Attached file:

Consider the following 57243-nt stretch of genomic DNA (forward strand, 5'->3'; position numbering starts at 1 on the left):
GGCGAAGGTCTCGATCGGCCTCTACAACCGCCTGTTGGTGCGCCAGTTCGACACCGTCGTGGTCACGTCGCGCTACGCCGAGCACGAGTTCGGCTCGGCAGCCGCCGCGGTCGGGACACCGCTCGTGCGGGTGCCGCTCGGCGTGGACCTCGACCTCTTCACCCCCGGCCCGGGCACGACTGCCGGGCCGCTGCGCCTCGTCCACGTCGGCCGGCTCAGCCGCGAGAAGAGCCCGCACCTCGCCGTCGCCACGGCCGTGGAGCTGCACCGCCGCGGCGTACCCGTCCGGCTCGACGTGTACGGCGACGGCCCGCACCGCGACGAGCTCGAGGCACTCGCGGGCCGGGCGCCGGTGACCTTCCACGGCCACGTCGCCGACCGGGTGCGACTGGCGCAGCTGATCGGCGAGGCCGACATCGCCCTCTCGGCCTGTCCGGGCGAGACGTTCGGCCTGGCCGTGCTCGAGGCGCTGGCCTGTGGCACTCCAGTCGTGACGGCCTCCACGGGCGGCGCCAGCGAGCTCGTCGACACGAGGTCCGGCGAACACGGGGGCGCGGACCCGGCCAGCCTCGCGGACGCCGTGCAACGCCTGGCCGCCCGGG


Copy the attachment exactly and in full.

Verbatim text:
Consider the following 57243-nt stretch of genomic DNA (forward strand, 5'->3'; position numbering starts at 1 on the left):
GGCGAAGGTCTCGATCGGCCTCTACAACCGCCTGTTGGTGCGCCAGTTCGACACCGTCGTGGTCACGTCGCGCTACGCCGAGCACGAGTTCGGCTCGGCAGCCGCCGCGGTCGGGACACCGCTCGTGCGGGTGCCGCTCGGCGTGGACCTCGACCTCTTCACCCCCGGCCCGGGCACGACTGCCGGGCCGCTGCGCCTCGTCCACGTCGGCCGGCTCAGCCGCGAGAAGAGCCCGCACCTCGCCGTCGCCACGGCCGTGGAGCTGCACCGCCGCGGCGTACCCGTCCGGCTCGACGTGTACGGCGACGGCCCGCACCGCGACGAGCTCGAGGCACTCGCGGGCCGGGCGCCGGTGACCTTCCACGGCCACGTCGCCGACCGGGTGCGACTGGCGCAGCTGATCGGCGAGGCCGACATCGCCCTCTCGGCCTGTCCGGGCGAGACGTTCGGCCTGGCCGTGCTCGAGGCGCTGGCCTGTGGCACTCCAGTCGTGACGGCCTCCACGGGCGGCGCCAGCGAGCTCGTCGACACGAGGTCCGGCGAACACGGGGGCGCGGACCCGGCCAGCCTCGCGGACGCCGTGCAACGCCTGGCCGCCCGGG